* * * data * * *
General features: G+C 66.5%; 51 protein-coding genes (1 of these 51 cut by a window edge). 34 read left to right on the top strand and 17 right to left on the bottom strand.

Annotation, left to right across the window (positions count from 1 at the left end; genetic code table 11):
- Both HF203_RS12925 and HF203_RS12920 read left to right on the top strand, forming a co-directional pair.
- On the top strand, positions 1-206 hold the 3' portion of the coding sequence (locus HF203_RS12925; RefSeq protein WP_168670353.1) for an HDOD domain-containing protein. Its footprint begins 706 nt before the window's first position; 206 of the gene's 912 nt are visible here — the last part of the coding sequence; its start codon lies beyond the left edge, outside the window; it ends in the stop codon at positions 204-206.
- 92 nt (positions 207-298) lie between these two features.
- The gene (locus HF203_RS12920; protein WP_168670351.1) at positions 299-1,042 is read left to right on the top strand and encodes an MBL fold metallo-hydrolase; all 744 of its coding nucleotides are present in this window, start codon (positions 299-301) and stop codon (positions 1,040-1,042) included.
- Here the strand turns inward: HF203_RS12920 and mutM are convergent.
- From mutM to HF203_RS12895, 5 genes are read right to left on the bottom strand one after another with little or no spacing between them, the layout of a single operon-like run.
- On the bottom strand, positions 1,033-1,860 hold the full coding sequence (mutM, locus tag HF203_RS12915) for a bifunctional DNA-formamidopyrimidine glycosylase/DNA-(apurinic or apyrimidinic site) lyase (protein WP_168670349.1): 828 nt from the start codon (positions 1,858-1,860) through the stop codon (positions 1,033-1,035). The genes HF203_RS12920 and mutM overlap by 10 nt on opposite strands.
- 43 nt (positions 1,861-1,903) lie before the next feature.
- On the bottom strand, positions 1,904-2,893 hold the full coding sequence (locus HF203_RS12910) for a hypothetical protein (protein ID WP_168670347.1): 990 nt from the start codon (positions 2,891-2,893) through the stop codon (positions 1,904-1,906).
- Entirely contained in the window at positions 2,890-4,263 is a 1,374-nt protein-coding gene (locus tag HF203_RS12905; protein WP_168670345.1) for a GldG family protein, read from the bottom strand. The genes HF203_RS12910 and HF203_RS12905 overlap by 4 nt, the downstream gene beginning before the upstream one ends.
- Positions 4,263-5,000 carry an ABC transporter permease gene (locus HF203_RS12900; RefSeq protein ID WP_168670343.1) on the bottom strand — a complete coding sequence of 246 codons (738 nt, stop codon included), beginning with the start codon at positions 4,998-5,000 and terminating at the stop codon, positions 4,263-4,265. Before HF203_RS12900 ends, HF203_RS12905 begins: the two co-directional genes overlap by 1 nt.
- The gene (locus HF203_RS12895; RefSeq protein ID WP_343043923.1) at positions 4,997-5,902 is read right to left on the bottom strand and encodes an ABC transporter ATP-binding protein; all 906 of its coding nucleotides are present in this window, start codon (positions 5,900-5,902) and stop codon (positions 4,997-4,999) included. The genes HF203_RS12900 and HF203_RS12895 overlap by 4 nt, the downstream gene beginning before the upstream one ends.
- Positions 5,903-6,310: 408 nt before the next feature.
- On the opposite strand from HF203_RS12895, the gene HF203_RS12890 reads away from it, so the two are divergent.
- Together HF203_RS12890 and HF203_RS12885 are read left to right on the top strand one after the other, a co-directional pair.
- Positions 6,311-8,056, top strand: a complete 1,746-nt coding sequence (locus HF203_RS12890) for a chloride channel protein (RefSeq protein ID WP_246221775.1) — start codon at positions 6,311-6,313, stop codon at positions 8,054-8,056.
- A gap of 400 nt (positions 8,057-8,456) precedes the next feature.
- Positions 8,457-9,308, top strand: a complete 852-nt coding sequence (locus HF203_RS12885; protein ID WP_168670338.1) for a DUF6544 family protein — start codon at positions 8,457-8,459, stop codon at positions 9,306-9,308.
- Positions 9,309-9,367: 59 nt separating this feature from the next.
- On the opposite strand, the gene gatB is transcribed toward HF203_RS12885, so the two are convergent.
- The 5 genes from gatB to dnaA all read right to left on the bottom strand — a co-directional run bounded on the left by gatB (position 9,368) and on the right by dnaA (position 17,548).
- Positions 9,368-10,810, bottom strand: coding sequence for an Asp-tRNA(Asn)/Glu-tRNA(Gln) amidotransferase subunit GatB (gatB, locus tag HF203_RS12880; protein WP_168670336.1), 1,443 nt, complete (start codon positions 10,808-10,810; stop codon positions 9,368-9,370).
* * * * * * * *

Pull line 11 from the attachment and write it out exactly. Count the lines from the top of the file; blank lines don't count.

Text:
- On the bottom strand, positions 1,904-2,893 hold the full coding sequence (locus HF203_RS12910) for a hypothetical protein (protein ID WP_168670347.1): 990 nt from the start codon (positions 2,891-2,893) through the stop codon (positions 1,904-1,906).